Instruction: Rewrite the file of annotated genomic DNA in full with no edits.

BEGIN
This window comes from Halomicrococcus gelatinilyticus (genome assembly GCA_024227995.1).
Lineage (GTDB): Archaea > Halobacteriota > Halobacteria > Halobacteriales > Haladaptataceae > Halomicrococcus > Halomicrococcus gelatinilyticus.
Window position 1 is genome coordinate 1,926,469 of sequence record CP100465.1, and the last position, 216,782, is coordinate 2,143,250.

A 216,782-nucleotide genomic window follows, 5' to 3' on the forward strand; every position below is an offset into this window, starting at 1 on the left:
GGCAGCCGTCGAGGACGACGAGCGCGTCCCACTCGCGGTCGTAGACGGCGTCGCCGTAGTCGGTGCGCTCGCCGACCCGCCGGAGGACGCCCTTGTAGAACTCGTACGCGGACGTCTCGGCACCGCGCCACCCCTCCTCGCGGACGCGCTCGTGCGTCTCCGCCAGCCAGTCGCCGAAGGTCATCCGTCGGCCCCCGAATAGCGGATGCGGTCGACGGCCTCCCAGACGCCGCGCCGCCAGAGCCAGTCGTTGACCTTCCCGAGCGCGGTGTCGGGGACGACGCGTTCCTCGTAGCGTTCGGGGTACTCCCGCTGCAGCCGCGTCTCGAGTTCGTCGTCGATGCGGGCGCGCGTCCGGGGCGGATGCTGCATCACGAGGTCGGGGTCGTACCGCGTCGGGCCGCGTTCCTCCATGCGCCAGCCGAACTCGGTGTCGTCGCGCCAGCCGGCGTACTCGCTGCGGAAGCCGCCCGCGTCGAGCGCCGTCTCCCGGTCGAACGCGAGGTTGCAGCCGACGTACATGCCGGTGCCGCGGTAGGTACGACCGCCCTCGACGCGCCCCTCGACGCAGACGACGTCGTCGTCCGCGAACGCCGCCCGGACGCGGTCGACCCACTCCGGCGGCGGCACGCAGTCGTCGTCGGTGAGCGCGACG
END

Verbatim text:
This window comes from Halomicrococcus gelatinilyticus (genome assembly GCA_024227995.1).
Lineage (GTDB): Archaea > Halobacteriota > Halobacteria > Halobacteriales > Haladaptataceae > Halomicrococcus > Halomicrococcus gelatinilyticus.
Window position 1 is genome coordinate 1,926,469 of sequence record CP100465.1, and the last position, 216,782, is coordinate 2,143,250.

A 216,782-nucleotide genomic window follows, 5' to 3' on the forward strand; every position below is an offset into this window, starting at 1 on the left:
GGCAGCCGTCGAGGACGACGAGCGCGTCCCACTCGCGGTCGTAGACGGCGTCGCCGTAGTCGGTGCGCTCGCCGACCCGCCGGAGGACGCCCTTGTAGAACTCGTACGCGGACGTCTCGGCACCGCGCCACCCCTCCTCGCGGACGCGCTCGTGCGTCTCCGCCAGCCAGTCGCCGAAGGTCATCCGTCGGCCCCCGAATAGCGGATGCGGTCGACGGCCTCCCAGACGCCGCGCCGCCAGAGCCAGTCGTTGACCTTCCCGAGCGCGGTGTCGGGGACGACGCGTTCCTCGTAGCGTTCGGGGTACTCCCGCTGCAGCCGCGTCTCGAGTTCGTCGTCGATGCGGGCGCGCGTCCGGGGCGGATGCTGCATCACGAGGTCGGGGTCGTACCGCGTCGGGCCGCGTTCCTCCATGCGCCAGCCGAACTCGGTGTCGTCGCGCCAGCCGGCGTACTCGCTGCGGAAGCCGCCCGCGTCGAGCGCCGTCTCCCGGTCGAACGCGAGGTTGCAGCCGACGTACATGCCGGTGCCGCGGTAGGTACGACCGCCCTCGACGCGCCCCTCGACGCAGACGACGTCGTCGTCCGCGAACGCCGCCCGGACGCGGTCGACCCACTCCGGCGGCGGCACGCAGTCGTCGTCGGTGAGCGCGACG